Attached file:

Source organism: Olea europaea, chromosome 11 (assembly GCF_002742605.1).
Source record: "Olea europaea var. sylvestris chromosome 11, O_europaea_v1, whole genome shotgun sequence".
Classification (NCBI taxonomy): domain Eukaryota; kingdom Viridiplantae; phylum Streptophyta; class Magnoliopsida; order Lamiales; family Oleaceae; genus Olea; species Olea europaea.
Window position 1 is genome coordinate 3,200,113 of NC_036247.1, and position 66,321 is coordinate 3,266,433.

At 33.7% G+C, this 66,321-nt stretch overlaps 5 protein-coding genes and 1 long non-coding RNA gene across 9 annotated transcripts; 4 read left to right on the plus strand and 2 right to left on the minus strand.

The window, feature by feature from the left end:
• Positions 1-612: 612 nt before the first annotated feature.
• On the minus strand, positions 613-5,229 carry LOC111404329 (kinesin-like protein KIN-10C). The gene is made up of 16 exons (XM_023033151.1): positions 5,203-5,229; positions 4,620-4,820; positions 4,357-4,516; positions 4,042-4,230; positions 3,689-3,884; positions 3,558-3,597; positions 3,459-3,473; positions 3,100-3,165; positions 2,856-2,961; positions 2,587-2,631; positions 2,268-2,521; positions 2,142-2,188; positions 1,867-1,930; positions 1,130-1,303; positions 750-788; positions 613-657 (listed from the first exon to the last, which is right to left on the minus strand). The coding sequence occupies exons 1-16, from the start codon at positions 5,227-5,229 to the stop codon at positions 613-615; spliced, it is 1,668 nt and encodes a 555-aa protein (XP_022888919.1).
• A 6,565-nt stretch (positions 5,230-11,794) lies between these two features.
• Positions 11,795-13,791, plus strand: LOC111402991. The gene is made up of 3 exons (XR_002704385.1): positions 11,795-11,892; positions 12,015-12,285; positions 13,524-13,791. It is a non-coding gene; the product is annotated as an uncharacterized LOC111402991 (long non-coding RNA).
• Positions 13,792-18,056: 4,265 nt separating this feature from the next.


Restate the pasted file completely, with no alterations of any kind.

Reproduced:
Source organism: Olea europaea, chromosome 11 (assembly GCF_002742605.1).
Source record: "Olea europaea var. sylvestris chromosome 11, O_europaea_v1, whole genome shotgun sequence".
Classification (NCBI taxonomy): domain Eukaryota; kingdom Viridiplantae; phylum Streptophyta; class Magnoliopsida; order Lamiales; family Oleaceae; genus Olea; species Olea europaea.
Window position 1 is genome coordinate 3,200,113 of NC_036247.1, and position 66,321 is coordinate 3,266,433.

At 33.7% G+C, this 66,321-nt stretch overlaps 5 protein-coding genes and 1 long non-coding RNA gene across 9 annotated transcripts; 4 read left to right on the plus strand and 2 right to left on the minus strand.

The window, feature by feature from the left end:
• Positions 1-612: 612 nt before the first annotated feature.
• On the minus strand, positions 613-5,229 carry LOC111404329 (kinesin-like protein KIN-10C). The gene is made up of 16 exons (XM_023033151.1): positions 5,203-5,229; positions 4,620-4,820; positions 4,357-4,516; positions 4,042-4,230; positions 3,689-3,884; positions 3,558-3,597; positions 3,459-3,473; positions 3,100-3,165; positions 2,856-2,961; positions 2,587-2,631; positions 2,268-2,521; positions 2,142-2,188; positions 1,867-1,930; positions 1,130-1,303; positions 750-788; positions 613-657 (listed from the first exon to the last, which is right to left on the minus strand). The coding sequence occupies exons 1-16, from the start codon at positions 5,227-5,229 to the stop codon at positions 613-615; spliced, it is 1,668 nt and encodes a 555-aa protein (XP_022888919.1).
• A 6,565-nt stretch (positions 5,230-11,794) lies between these two features.
• Positions 11,795-13,791, plus strand: LOC111402991. The gene is made up of 3 exons (XR_002704385.1): positions 11,795-11,892; positions 12,015-12,285; positions 13,524-13,791. It is a non-coding gene; the product is annotated as an uncharacterized LOC111402991 (long non-coding RNA).
• Positions 13,792-18,056: 4,265 nt separating this feature from the next.